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Edmonton Youth Orchestra revives Shakespeare's magic

EYO plays compelling scores of Purcell, Mendelssohn, Tchaikovsky and more for the season finale on Sunday, May 5.

Shakespeare was such a dynamic inspiration for musicians, many classical composers wrote myriad genres based on the English playwright’s works. 

Hector Berlioz, Sergei Prokofiev, Jean Sibelius, Franz Schubert, Giuseppe Verdi and Vaughn Williams were composers whose Shakespearean-adapted scores have stood the test of time. Even Leonard Bernstein’s West Side Story, a recognizable musical theatre staple, is a Romeo and Juliet adaptation. 

It is therefore not surprising St. Albert's Michael Massey, artistic director/conductor of Edmonton Youth Orchestra (EYO) ends the season with Shakespeare as Muse, a special salute to the Bard. 

In a departure from many EYO concerts, hosts Bill Dimmer and Renee Emglot, will narrate the voices of two Shakespearean characters — Oberon and Titania, the fairy King and Queen. 

The younger Intermediate Orchestra begins the Shakespearean ode with Henry Purcell’s The Fairy Queen. Adapted from William Shakespeare’s comedy, A Midsummer Night’s Dream, it was first performed in 1692. 

“It’s a very beautiful piece and we hadn’t done it in a while. It was time,” Massey said. 

The Intermediate Orchestra continues with Nocturne from a Midsummer Night’s Dream. It was composed by Felix Mendelssohn, a child prodigy who captivated the public’s imagination with the composition before he was 18 years old. 

Massey noted the incidental music captures the spirit and essence of Shakespeare's characters and revolves around the unexpected turns in life and love. Narration is added to this work.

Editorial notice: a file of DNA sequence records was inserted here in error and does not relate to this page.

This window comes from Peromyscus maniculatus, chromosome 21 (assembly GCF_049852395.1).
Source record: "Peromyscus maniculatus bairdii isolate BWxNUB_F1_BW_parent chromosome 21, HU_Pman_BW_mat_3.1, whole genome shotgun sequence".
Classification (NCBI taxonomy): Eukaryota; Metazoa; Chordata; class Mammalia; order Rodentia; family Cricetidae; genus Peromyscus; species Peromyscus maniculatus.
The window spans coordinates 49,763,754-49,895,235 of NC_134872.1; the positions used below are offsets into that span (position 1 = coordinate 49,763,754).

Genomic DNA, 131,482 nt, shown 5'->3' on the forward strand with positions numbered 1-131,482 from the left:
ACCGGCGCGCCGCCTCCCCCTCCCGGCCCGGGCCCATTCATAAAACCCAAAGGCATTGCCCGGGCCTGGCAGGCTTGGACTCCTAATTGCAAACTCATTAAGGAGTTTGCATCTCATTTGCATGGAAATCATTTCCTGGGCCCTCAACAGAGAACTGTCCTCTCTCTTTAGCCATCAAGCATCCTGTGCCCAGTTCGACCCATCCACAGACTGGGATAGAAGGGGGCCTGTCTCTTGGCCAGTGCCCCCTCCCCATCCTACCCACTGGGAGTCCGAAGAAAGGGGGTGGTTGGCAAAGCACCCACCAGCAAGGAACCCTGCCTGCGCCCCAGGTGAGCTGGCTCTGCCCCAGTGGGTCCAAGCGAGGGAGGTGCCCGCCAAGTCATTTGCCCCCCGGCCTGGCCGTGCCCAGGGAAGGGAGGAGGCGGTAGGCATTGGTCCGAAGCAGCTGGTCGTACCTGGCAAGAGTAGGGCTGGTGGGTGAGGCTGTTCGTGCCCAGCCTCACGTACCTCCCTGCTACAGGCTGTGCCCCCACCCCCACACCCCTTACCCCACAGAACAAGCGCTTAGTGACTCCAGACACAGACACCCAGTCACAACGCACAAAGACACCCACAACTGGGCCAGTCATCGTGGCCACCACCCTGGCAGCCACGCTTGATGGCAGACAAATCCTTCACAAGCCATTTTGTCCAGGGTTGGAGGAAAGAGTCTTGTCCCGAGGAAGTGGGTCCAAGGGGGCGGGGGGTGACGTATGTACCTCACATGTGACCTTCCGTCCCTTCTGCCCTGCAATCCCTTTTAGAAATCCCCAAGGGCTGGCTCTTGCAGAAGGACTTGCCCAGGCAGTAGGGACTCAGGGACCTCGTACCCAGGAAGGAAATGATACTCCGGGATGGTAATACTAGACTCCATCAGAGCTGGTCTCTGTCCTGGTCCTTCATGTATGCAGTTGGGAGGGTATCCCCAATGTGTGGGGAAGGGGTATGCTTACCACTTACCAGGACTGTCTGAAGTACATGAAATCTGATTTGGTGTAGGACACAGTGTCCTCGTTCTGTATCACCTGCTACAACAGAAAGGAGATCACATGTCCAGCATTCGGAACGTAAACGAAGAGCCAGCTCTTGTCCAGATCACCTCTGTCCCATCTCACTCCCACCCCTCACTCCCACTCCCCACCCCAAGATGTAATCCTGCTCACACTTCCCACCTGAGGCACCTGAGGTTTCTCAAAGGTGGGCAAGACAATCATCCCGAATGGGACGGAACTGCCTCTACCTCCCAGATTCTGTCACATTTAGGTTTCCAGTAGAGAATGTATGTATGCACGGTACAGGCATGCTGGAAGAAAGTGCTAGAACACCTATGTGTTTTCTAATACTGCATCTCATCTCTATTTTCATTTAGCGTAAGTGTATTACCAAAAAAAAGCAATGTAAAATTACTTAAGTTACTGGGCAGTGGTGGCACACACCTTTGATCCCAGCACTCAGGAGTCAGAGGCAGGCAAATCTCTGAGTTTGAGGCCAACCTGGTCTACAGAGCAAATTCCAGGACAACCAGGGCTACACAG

The Intermediates close their set with music Gabriel Fauré wrote for the opera Shylock. It was an adaptation by Edmond Haraucourt of Shakespeare’s The Merchant of Venice. 

“We are only playing the first movement. It’s a wedding song and it’s very beautiful. It’s totally French impressionist. It’s a romantic musical suite and it’s not overly difficult. And It has a lovely violin solo,” Massey said. 

The Senior Orchestra begins the second set with Pyotr Ilyich Tchaikovsky's Romeo and Juliet Fantasy Overture, a pop culture mainstay. It is Tchaikovsky’s representation of familial conflict, drama and isolation intertwined with a swelling love theme. 

“It’s so dramatic and so tragic. It’s very well thought out and is one of the reasons Hollywood continues to use it in many films.” 

The Seniors also play the Oberon Overture from Carl Maria von Weber’s three-act opera. Based on a 13th century epic poem by Huon of Bordeaux, it is the story of Oberon, the Elf King, who argues with his wife, Titania, over who is less faithful in marriage — men or women. 

He vows not to make amends with her until two human lovers are found who are faithful through all temptations. The opera includes Puck and magical fairies that allude to Shakespeare’s A Midsummer Night’s Dream

“It’s very concise and well-conceived with a lovely clarinet. It’s in a sonata form with a beautiful, hushed opening hinting a magic night is about to happen.” 

Every year Massey invites the winner of the Northern Alberta Concerto Competition to play a piece of their choice at the season finale. This year flute soloist Gabrielo Arojo will play Carl Reinecke’s Flute Concerto in D Major, Op. 283. 

Born in Al-Khobar, Saudi Arabia, Arojo immigrated to Canada with his family at 13. He is a self-taught flutist and is a member of EYO. He was awarded notable recommendations to perform at the Alberta Provincial Music Festival and Canada West Performing Arts Festival where he was awarded first place in Senior Woodwinds.  

Shakespeare as Muse takes place Sunday, May 5 at 2 p.m. at Winspear Centre. Tickets are $16 to $21. Under two years free. Online tickets are available at Edmonton Arts Council | Edmonton Youth Orchestra Presents:… 

Anna Borowiecki

About the Author: Anna Borowiecki

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